Krishna Sobti Died Disturbed About Threats to Freedom: 'Not The Time for Silence!'
What a woman, what a legacy!
A trendsetter, a pioneer, bold, powerful, unabashed. That is how the literary world knew Krishna Sobti.
Those who knew her more closely, called her nazuk mizaaj, quick on the trigger, fiercely independent, a bit reserved and uncompromising. Now that she is no more with us (she passed away on January 25, 2019) all we can do is deliberate on what she has left us with and where she has left us.
Pratap Sehgal, a well-known writer in Hindi, who started reading Sobti from his college days, sees Sobti as a pioneer who broke many barriers. “Her language and idiom was new and challenged the accepted norms. Many in the literary world didn’t like it.”
He points that when Phanishwar Nath ‘Renu’ writes Maila Anchal, where Bhojpuri words and phrases are used in abundance he is not only accepted but celebrated as the post-Premchand high point of Hindi literature. Then why the reservations about Sobti’s use of colloquial words of Punjabi and Urdu in her writings. He adds that, similarly, Rahi Masoom Raza also used a similar mix of language and was accepted.
Though Sobti wrote essentially in Hindi her writings were peppered with expressions and expletives too, in colloquial Punjabi. This style was destined to set her apart but simultaneously also made her difficult for the purists to swallow. It is said that when once someone asked well known and celebrated writer Agyeya if he has read Zindaginama, a novel for which she got the prestigious Sahitya Akademi Award in 1980, he is supposed to have commented that “he will read it once it is published in Hindi.”
Sehgal talks about another incident which brought out Sobti’s personality. Says he, “Once the Hindi Akademi Delhi announced Sobti as the winner of its most prestigious award the Shilakha Samman. But the Akademi had not informed her or taken her approval before announcing the award. She refused the award on this very ground, pointing that before any such announcement, her approval should have been sought.”
Sehgal’s favourite book by Sobti is Hum Hashmat, a compilation of profiles of writers and friends, where she is in her true elements. Bhisham Sahni, Namvar Singh, Manohar Shyam Joshi and Nirmal Verma were some of the writers she wrote about. But importantly she wrote these pieces adopting a male pseudonym Hashmat, another defining move by Sobti.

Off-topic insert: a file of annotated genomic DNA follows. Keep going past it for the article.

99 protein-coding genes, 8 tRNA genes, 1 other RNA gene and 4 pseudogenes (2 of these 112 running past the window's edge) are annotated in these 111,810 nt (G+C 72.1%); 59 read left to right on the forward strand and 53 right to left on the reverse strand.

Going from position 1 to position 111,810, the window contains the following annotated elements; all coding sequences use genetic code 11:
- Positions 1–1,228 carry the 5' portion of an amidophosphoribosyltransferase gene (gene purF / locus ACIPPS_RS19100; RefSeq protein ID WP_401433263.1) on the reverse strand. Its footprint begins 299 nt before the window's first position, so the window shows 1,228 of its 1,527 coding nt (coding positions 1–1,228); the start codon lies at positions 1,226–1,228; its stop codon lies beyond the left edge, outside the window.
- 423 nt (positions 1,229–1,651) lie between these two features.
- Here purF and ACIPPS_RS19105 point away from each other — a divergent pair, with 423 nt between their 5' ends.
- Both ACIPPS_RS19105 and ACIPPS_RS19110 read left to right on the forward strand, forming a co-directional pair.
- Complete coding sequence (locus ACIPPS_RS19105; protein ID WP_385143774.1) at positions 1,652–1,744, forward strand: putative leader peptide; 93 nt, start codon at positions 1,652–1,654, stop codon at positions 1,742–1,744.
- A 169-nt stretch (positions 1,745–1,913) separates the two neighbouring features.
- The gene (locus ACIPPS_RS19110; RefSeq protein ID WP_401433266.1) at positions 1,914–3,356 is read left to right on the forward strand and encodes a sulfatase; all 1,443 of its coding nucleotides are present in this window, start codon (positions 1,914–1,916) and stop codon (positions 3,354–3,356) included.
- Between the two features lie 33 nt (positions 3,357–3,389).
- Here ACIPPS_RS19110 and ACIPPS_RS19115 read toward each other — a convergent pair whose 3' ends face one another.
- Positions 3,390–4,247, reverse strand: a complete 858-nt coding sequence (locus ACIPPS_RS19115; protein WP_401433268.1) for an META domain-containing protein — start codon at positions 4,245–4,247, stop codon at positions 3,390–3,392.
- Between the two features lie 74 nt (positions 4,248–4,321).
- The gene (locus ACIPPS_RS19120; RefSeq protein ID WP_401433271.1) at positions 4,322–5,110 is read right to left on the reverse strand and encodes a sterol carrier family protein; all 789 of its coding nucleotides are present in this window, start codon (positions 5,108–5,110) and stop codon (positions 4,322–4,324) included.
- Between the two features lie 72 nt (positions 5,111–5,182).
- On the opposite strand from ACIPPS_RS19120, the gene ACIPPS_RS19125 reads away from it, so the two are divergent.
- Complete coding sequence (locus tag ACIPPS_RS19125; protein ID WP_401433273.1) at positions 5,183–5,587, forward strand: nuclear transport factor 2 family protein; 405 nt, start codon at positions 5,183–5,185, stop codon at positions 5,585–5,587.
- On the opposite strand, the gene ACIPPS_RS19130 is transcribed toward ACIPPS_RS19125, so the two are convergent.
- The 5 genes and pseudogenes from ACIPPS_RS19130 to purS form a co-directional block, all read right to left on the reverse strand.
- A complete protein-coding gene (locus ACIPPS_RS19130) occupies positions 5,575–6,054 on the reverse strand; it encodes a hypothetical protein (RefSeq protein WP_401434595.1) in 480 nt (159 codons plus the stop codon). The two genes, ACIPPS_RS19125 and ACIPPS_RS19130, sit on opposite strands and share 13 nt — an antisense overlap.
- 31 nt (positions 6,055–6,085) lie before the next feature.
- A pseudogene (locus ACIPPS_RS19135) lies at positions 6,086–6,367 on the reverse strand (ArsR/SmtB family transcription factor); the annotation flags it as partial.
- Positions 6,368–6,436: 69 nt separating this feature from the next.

Krishna Sobti (February 18, 1925 - January 25, 2019) was essentially a writer of Hindi fiction, though she has written some famous essays and personality profiles also. Born in Gujrat, Pakistan she studied in Lahore and Delhi and moved to India after partition.
Issues of female identity and sexuality (Mitro Marjani, 1966) were to surface in her initial writings. Says Mamta Kaliya, a leading contemporary writer in Hindi, “I think initially she was too consumed in exploring the issues around sexuality of a female body. But later on her writer mind went into more complex psychological issues confronting women and we get stories such as Surajmukhi Andhere ke and Ai Ladki.”
It was way back in 1964 when Mamta Kaliya first met Krishna Sobti at the Malkaganj home of writer couple Manu Bhandari and Rajendra Yadav.
Says she, “The first time I saw her she struck me with her physical presence as a well-built and tall lady. She was wearing her trademark dark glasses and looked aloof. She was a well-known writer by then and I was introduced to her as an upcoming one. We spoke at length about literature. I remember we were discussing a book titled ‘The Group’ by Mary McCarthy, a book that we both had read.”
By the end of the evening, Sobti had invited Mamta Kaliya to her Malkaganj home for tea. “Our relationship grew from then on. She kept a slight distance from the people she knew but we got close. My husband, a writer and editor Ravindra Kaliya, was a huge fan of Krishna Sobti. And I must tell you that she was nazuk mizaaj.”